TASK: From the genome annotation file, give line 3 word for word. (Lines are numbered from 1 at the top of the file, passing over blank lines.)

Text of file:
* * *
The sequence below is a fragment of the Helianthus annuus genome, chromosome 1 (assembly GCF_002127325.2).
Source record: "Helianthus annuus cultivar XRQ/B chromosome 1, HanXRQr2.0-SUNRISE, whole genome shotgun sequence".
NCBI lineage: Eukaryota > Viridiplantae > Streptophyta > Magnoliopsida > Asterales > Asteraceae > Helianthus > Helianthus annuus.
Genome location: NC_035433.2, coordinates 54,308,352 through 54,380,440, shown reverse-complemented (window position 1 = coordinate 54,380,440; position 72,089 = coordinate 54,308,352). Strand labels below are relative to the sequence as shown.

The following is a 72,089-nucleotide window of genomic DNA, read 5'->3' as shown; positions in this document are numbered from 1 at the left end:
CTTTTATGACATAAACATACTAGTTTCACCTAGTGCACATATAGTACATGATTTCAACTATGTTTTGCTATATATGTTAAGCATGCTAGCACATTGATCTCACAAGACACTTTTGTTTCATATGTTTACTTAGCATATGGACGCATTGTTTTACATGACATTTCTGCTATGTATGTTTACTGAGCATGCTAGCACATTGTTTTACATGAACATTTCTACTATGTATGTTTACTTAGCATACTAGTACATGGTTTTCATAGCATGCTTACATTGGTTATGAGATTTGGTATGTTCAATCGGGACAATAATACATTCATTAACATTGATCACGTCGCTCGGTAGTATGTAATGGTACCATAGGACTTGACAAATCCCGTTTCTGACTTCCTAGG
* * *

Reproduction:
NCBI lineage: Eukaryota > Viridiplantae > Streptophyta > Magnoliopsida > Asterales > Asteraceae > Helianthus > Helianthus annuus.